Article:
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It has been estimated that there are more than 4000 human genetic disorders, and the number is increasing all the time as researchers learn more about our DNA. There are several different types; a mutation in a single gene, multifactorial, where the problems are caused by environmental factors and involve several problems with several genes, plus chromosomal and mitochondrial.
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Single Gene Disorders
This type of human genetic disorder occurs when a change happens in part of a gene's DNA sequence. Genes make proteins, and a mutation in the gene will result in the protein not being able to function properly. It's this that causes the problems we associate with disease.
Cystic fibrosis is an example of a single-gene disorder. Patients with the condition have a defective gene on chromosome 7 called CFTR (cystic fibrosis transmembrane conductance regulator).
The abnormality on the CFTR gene causes the protein produced by this gene to affect how salt (sodium chloride) moves in and out of cells. This single-gene disorder affects mainly lung cells producing an abnormally thick mucus that blocks the lungs. It can make breathing and digestion difficult, as well as causing many other complications such as lung infections.
Cystic fibrosis is also known as a recessive disorder. A recessive genetic disorder is one in which both parents pass the defective gene to their children. In this situation both parents are carriers. They have the defective gene but do not express the disease themselves. If only one parent has the affected gene then the child does not expresses it, because the good version of the gene from the other parent will make the protein that the body needs. Around 5% of the US population carries a copy of the affected gene for Cystic fibrosis.
A dominant disorder is one in which only one copy of the affected gene is needed for a disease to appear. An example of a dominant genetic disorder is Marfan syndrome. Because it is dominant, people who have inherited one affected gene (named FBN1 gene) from either parent will have Marfan's, which is a disease related to the connective tissue.
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Mitochondrial disorders refer to those genetic disorders in which the DNA affected is inside the mitochondria. A mitochondrion is a tiny organelle inside our cells that help to convert substances inside our food into energy. Mitochondria have their own DNA which is separate from the DNA inside the nucleus.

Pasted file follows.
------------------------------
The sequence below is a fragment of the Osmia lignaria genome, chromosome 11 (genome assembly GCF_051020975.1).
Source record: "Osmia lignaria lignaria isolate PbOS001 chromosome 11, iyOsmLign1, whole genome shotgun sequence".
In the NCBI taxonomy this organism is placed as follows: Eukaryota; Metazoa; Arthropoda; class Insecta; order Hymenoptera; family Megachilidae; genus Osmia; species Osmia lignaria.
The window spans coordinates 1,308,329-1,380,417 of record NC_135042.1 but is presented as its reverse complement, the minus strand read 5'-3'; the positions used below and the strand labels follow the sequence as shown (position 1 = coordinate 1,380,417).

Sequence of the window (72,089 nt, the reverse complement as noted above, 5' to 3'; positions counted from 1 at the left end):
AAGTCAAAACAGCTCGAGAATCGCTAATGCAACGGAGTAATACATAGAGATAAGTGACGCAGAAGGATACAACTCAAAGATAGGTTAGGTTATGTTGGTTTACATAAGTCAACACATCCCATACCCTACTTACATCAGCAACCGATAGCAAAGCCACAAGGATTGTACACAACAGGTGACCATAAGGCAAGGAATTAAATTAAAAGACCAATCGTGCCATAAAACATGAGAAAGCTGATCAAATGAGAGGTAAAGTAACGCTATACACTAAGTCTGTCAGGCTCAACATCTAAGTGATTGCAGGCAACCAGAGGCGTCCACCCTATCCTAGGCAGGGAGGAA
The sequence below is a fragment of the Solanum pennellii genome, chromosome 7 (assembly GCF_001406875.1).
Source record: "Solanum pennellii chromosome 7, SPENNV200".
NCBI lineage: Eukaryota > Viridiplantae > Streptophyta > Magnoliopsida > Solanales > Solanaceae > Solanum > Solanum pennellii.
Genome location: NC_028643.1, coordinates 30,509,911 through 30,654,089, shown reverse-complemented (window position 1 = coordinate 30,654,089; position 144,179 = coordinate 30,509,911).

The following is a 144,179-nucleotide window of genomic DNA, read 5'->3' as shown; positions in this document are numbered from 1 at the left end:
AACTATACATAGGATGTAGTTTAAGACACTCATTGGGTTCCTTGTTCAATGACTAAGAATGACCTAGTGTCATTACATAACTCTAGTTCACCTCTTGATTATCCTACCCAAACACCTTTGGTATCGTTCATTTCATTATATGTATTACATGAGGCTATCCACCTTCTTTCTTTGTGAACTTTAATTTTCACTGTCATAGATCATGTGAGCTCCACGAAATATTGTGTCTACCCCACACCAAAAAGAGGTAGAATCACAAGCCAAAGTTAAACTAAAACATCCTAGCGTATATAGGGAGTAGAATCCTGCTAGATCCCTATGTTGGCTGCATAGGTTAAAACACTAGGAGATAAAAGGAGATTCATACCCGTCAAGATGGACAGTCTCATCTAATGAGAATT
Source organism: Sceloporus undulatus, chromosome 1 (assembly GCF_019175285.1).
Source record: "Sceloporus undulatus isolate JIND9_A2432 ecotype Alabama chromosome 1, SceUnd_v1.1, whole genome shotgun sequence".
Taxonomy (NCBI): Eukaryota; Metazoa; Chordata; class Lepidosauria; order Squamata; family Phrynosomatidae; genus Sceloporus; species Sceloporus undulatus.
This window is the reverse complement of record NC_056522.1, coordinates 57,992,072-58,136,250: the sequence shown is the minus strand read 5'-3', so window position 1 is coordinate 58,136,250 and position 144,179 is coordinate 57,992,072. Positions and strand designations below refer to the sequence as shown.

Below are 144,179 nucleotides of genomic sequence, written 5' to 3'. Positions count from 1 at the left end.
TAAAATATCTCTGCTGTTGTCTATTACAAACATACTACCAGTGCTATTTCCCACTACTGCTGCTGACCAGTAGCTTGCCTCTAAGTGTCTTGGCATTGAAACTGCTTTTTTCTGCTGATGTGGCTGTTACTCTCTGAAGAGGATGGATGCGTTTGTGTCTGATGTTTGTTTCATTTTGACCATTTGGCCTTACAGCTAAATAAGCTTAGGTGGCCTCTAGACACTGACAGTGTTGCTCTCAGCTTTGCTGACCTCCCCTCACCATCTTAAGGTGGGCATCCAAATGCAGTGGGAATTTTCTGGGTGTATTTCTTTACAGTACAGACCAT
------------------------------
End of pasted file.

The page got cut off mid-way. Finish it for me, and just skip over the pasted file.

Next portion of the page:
An example of this kind of genetic disorder is the Leber Optic Atrophy, a mitochondrial genetic disorder that involves the degeneration of optical nerve cells. Some mitochondrial disorders can affect many organs at the same time.
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When portions or entire chromosomes are missing, duplicated, or altered, a chromosomal genetic disorder occurs. Down's syndrome is probably the most well known example. It occurs when an extra copy of chromosome 21 is present in an individual. He or she will have 3 copies of chromosome 21. Having an extra copy of this chromosome implies that each gene is producing more protein product than normal, and this affects the body's finely balanced systems.
Another example of a chromosomal genetic disorder is Williams syndrome, where people are missing genetic material from chromosome 7. It results in the deletion of a gene that makes elastin, a protein that gives strength to blood vessel walls. Without it there are many developmental problems and some children with the condition may have learning disabilities.
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Multifactorial Genetic Disorders
These are caused by a combination of small variations and abnormalities in genes. There is also usually an environmental component as well. Heart disease and many types of cancers are examples of these disorders.
So let's look at skin cancer as a brief example. A mutation in one gene will usually not be enough to give rise to the disease. But if there a several mutations either through inheritance or by the action of UV rays on DNA (the environmental condition) then the chance of getting melanoma increases.
Multifactorial inheritance disorders are difficult to diagnose, understand, and treat.
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Rare Human Genetic Disorders: What's on the horizon?
As researchers continue to uncover the genetic basis of many diseases, new treatments or courses of actions can be devised to proactively manage, treat, and, possibly cure many of today's genetic disorders.
The solutions are not simple. The path from gene discovery to therapeutic is a long one, but the more we understand about what's going on beneath our skin, the better equipped we will be to fix things when they go wrong.